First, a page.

Both main characters offer us a very sensible look into the lives of men and women in India; the life of a working man in an office; and the life of a domesticated, elegantly unappreciated and beautiful housewife. As the two individuals continue to send letters to one another using the lunchbox as their own personal express-mail system, sharing their inners thoughts, secrets, and discontents with life, they begin a special bond that allows them to enact many of the unwanted desires that allows each of them to better one another’s lives. Both Saajan and Ila lead lonely lives, bound to each of their own desks (one an actual desk, the other a kitchen counter top), they use one another bravery and resilience to accept a mundane life for a chance at happiness, which is all you can ask from any piece of art.

    The Lunchbox is a tiny little film that asks, ‘what do we live for?’. Do we live to attend to and please others, packed into an existence that can be easily replaced by a catering service or another employee? Or are we meant for something greater?
    Expand
  4. Mar 10, 2014
    7
    Even though some consider this movie a romantic comedy I found very little comedy in it. It is a very sad and melancholic movie about lonely people in a huge city. One may be packed with millions of other people in overcrowded Mumbai but be all alone. The movie drastically differs from those that Bollywood produces, it is deep and delicate, more like a French one but so un-mistakenly Indian. A bit too slow but overall very well made. Expand
  5. Lyn
    Jul 7, 2014
    7
    I recently watched the last season of 'In Treatment" -- in which one of Gabriel Byrne's tormented patients in therapy is played by Irrfan Khan -- and was struck again by his riveting presence in this film. He is mournful, wry, intelligent, dark, hopeless, hopeful, all conveyed with such subtlety. The touching interactions between his character and the lovely woman who prepares his mistakenly delivered food have a "You've Got Mail" (or "The Shop Around the Corner") quality. Yet they might not lead where you expect. Expand
  6. Jul 13, 2014
    7
    This review contains spoilers, click expand to view. Lovely movie. Two lonely people get to know each other through notes in a lunchbox sent to the wrong office. It was somewhat slow, but that gave it a sweet, contemplative rhythm, and the crowded street and subway scenes in Mumbai were a wonderful contrast to the isolation of the main characters. Best was Irrfan Kahn, a brilliant, soulful actor who lit up the movie with his expressive face. Next best--the Indian food. I loved the notion of a lunchbox from home with a bunch of different homecooked dishes. Wish I could get one of those delivered to me. No sandwiches here. What I hated: the ending. C'mon, the characters should have at least met--maybe not run off together, but the trains passing in the night ending was extremely frustrating. Expand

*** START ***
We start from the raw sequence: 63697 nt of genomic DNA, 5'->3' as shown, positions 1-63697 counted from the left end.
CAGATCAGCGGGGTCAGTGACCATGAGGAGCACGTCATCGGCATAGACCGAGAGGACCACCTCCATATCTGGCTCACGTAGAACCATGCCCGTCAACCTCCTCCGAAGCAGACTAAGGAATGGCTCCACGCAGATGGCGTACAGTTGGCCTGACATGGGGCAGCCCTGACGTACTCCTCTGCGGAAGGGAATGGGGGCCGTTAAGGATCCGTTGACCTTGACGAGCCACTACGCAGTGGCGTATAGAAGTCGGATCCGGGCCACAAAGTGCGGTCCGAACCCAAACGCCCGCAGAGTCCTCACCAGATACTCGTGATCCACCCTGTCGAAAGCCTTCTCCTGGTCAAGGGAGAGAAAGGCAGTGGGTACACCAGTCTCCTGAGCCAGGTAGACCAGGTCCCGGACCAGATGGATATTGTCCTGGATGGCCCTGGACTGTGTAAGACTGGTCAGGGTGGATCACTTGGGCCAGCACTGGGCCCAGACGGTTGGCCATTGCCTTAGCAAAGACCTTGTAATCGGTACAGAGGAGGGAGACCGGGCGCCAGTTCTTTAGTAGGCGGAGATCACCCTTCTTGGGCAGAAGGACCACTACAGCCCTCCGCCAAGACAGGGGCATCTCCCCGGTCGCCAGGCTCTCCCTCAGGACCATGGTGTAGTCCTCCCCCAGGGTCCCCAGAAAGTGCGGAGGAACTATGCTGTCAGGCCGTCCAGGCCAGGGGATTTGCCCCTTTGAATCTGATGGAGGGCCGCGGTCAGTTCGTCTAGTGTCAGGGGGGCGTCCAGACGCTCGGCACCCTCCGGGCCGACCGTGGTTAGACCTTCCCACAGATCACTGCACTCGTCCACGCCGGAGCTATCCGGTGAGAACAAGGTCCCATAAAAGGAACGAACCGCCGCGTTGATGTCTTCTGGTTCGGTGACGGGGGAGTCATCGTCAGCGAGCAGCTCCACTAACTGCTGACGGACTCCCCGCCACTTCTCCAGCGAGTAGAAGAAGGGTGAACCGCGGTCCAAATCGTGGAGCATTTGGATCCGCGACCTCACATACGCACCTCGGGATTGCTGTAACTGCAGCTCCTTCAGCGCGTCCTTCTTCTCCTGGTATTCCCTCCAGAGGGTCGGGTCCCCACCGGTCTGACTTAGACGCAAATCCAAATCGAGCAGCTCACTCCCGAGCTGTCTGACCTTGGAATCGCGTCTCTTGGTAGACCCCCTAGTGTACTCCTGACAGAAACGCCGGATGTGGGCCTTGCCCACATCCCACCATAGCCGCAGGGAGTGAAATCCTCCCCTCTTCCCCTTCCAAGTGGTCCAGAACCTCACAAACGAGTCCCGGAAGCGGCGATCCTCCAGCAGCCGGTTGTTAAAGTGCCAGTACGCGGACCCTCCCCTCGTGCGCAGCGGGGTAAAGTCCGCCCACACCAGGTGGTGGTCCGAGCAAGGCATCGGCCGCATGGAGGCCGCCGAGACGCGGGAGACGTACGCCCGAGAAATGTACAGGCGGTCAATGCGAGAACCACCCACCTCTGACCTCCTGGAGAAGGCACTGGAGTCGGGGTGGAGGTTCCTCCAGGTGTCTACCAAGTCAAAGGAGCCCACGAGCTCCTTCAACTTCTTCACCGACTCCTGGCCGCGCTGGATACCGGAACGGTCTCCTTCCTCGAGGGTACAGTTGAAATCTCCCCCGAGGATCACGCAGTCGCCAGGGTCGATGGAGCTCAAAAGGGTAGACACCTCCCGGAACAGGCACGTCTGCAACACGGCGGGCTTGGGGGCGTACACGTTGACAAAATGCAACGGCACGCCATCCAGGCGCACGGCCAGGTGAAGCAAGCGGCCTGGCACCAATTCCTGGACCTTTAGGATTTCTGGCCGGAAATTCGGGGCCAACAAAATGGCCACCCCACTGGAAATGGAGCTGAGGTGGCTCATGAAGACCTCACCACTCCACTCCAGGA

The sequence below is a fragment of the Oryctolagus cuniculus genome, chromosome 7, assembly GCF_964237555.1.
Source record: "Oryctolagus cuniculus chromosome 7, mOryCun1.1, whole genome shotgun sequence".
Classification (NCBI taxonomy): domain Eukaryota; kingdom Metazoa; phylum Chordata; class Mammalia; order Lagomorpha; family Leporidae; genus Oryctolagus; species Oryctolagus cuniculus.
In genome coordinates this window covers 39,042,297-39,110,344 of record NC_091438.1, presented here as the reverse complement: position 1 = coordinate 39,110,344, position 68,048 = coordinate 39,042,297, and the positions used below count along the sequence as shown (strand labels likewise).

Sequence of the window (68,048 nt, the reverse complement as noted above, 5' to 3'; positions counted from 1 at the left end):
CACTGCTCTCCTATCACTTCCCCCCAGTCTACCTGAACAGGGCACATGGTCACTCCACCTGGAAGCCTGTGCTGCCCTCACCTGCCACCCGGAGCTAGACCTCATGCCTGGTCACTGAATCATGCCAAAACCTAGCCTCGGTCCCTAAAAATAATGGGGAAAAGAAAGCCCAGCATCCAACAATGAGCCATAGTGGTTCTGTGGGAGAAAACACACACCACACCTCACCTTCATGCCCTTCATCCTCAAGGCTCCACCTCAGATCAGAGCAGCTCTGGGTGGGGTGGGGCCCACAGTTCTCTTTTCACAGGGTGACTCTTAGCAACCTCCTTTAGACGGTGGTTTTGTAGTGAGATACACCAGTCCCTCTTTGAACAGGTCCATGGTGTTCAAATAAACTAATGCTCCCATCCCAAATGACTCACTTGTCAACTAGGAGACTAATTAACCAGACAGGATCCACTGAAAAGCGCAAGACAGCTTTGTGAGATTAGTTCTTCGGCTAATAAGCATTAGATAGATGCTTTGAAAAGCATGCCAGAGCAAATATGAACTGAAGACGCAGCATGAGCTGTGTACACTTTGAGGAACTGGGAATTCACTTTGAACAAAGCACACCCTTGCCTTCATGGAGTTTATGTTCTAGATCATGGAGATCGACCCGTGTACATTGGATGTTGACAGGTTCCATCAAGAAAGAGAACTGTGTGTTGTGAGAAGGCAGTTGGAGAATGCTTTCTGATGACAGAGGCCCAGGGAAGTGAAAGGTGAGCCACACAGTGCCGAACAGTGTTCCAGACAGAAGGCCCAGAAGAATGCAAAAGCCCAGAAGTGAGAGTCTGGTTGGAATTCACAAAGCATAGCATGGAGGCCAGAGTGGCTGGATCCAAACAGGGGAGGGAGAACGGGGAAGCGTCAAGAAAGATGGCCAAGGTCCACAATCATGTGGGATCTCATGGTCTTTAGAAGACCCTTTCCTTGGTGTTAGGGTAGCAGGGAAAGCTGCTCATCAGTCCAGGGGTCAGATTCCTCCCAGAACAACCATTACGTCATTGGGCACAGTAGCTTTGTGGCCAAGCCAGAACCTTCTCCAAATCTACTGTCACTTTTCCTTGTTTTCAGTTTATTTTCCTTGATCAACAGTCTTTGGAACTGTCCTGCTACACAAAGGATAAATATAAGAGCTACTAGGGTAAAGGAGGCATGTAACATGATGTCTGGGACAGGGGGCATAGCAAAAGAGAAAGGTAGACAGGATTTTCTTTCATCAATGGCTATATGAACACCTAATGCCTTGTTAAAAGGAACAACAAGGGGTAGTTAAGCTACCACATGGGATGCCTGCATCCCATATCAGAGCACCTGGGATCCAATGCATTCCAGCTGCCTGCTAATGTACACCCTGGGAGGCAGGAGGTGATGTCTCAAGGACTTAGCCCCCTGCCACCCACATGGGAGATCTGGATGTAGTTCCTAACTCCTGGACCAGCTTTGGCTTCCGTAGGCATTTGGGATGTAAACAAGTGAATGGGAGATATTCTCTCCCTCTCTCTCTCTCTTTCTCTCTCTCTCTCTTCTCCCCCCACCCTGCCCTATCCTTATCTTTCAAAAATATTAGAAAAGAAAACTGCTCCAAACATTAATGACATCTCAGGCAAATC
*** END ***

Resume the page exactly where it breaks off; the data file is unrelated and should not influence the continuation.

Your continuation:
7. May 10, 2014
    6
    “The Lunchbox” is an Indian film starring Irrfran Khan and Mimrat Kaur. Directed by Ritash Batra. The film got rave reviews from the major papers and periodicals as well as some word of mouth recommendations from people we know. The question I must ask is “why?” This is one of those films where a great idea is executed poorly, mostly because of the poor writing and the illogical circumstances that take place and the difficulty in trying to follow exactly what the characters are and will be doing. In spite of a few dozes during the film, I was sorry to see the credits come on so rapidly because it left me in the cloud of not knowing how the characters resolve or don’t resolve their issues. I give the film a 6 and hope that those who do see it will get more out of it than I did. Expand